The Brandon Burlsworth “Greater” movie opens this weekend. If you’re not familiar with his story, here’s the abbreviated version: an All-State lineman in high school, Brandon turned down scholarships from smaller colleges and chose instead to walk on at the University of Arkansas. By his sophomore year, he had earned a scholarship. By the time he played his final game, he had earned his bachelor’s and master’s degrees. He was on the academic All-SEC team and was a first team All-American, leading the Razorbacks to two SEC West titles. In the spring of 1999, Brandon was drafted by the Indianapolis Colts.
Brandon’s senior year was the only year that I ever had season tickets for the Razorbacks. Even from the cheap seats, everybody could see Brandon’s trademark Superman glasses. His was a great life story that ended all too soon. I was living in Little Rock that spring Brandon died in a car accident, just 10 days after he was drafted by the Colts.
All over Little Rock, people flew their Razorback window flags that week in April. It looked like gameday in midtown, all in honor of Brandon. I worked in the Prospect Building and lived in Forest Place right next door, a walkable distance to War Memorial, the central Arkansas home for the Razorbacks. Strangers on the elevator talked about how sad it was, how fun Brandon had been to watch, and what might have been.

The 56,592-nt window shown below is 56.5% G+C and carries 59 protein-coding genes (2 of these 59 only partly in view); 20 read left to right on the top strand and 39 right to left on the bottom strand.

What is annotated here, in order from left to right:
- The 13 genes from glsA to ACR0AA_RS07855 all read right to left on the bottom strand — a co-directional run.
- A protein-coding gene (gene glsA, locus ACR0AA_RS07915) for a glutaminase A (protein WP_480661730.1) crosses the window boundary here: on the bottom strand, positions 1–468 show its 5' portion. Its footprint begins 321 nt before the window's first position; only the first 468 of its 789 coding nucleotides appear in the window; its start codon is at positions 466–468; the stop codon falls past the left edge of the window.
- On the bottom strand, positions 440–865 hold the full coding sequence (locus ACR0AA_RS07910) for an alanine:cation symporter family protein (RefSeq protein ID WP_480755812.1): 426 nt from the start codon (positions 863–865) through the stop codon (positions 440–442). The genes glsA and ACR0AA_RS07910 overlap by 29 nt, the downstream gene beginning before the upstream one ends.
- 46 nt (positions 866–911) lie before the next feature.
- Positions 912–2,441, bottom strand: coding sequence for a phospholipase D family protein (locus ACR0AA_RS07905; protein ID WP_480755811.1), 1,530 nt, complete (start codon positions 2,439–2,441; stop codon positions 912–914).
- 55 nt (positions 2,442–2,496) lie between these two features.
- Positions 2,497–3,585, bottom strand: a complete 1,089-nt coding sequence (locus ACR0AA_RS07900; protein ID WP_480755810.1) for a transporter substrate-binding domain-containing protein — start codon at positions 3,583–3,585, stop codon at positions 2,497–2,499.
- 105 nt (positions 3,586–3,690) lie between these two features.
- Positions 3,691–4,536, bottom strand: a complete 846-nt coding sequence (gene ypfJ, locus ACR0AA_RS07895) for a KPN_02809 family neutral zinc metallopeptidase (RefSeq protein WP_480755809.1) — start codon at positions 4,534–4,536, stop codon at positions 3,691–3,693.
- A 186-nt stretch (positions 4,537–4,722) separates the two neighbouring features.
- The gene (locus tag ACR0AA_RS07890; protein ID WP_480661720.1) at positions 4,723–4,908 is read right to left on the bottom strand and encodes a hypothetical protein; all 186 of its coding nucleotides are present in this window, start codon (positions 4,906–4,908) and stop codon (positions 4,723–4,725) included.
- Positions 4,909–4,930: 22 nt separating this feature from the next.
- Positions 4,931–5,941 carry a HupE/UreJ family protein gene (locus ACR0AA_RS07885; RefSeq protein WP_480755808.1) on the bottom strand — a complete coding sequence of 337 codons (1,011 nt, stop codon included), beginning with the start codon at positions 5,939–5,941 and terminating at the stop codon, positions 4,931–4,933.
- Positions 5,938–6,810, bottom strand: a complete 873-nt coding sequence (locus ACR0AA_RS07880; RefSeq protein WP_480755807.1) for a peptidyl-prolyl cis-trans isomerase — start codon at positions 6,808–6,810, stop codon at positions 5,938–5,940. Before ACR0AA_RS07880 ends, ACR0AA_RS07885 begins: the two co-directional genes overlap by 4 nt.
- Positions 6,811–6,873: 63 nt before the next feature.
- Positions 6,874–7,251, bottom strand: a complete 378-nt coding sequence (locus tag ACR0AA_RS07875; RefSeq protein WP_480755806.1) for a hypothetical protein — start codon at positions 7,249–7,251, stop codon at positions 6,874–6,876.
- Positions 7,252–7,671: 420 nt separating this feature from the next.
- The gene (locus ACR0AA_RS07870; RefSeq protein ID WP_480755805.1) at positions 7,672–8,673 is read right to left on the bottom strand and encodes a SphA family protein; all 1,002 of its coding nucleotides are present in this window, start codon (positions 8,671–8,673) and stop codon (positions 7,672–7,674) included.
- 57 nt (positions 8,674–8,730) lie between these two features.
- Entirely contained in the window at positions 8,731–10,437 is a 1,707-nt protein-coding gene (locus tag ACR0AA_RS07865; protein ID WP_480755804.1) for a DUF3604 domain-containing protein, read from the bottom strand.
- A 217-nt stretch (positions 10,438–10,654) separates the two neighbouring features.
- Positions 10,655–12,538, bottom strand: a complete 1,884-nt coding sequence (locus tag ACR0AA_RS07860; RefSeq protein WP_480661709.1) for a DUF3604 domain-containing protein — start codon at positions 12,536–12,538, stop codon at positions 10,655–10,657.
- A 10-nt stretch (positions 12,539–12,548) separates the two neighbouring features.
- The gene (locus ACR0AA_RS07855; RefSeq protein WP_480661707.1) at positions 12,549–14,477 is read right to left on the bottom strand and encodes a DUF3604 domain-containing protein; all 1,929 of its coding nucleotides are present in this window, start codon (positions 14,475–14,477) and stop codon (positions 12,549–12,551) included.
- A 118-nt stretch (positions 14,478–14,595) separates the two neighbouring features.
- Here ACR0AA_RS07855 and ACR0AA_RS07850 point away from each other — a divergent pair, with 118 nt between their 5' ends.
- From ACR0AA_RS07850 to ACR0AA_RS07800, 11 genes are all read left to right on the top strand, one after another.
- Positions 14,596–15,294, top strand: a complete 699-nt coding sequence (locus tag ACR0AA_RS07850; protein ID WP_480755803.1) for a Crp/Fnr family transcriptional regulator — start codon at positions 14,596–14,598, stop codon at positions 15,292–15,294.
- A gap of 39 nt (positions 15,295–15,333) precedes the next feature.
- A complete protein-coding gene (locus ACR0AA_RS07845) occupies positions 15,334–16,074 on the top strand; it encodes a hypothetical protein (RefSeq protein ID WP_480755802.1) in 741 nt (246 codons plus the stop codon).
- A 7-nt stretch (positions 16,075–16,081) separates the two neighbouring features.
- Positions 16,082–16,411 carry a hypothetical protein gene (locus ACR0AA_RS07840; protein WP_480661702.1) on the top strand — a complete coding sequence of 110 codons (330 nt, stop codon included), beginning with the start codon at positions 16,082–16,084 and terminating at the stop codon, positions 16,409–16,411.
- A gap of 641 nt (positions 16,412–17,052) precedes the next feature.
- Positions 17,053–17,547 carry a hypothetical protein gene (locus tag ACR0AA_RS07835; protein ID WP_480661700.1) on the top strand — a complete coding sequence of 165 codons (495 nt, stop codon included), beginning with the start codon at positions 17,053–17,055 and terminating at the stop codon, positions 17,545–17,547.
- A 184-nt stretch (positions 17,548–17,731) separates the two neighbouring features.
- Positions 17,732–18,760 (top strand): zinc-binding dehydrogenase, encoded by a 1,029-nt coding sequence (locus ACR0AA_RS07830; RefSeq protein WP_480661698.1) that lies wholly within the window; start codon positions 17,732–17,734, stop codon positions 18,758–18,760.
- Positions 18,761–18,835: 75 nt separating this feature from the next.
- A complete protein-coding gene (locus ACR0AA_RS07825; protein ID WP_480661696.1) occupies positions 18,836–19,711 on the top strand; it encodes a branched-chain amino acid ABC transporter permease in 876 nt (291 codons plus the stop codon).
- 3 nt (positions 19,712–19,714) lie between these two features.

Former Arkansas coach Houston Nutt was on the Dan Patrick show this morning, talking about Brandon’s work ethic, his life and his legacy. Coach Nutt shared something about Brandon’s final day that I didn’t know. Brandon had called Coach Nutt that Wednesday afternoon to let his coach know that he wouldn’t be at the team meeting that night. The Hogs were receiving their SEC rings for winning the west the previous season. Brandon was going to miss the ring ceremony because he was driving back home to Harrison to take his mom to their church for Wednesday night Bible study.
I’m not writing this to advocate for a rigid, legalistic church attendance. The nature of Brandon’s commitment to an All-American level SEC football surely caused him to miss more than a few church services along the way. But something about Brandon’s last day struck me. He told Coach Nutt he could get the ring later, but he really wanted to be at Bible study back home. Maybe it was because Brandon knew he he would be leaving soon for the NFL. He had no way of knowing he wouldn’t make it home that night. None of us do.
All these years later, there’s still the sadness that Brandon’s life was too short. But more than that, there’s the admiration of how well Brandon used the life that he had. You have time to do whatever you want to do. And as long as you’re alive, live.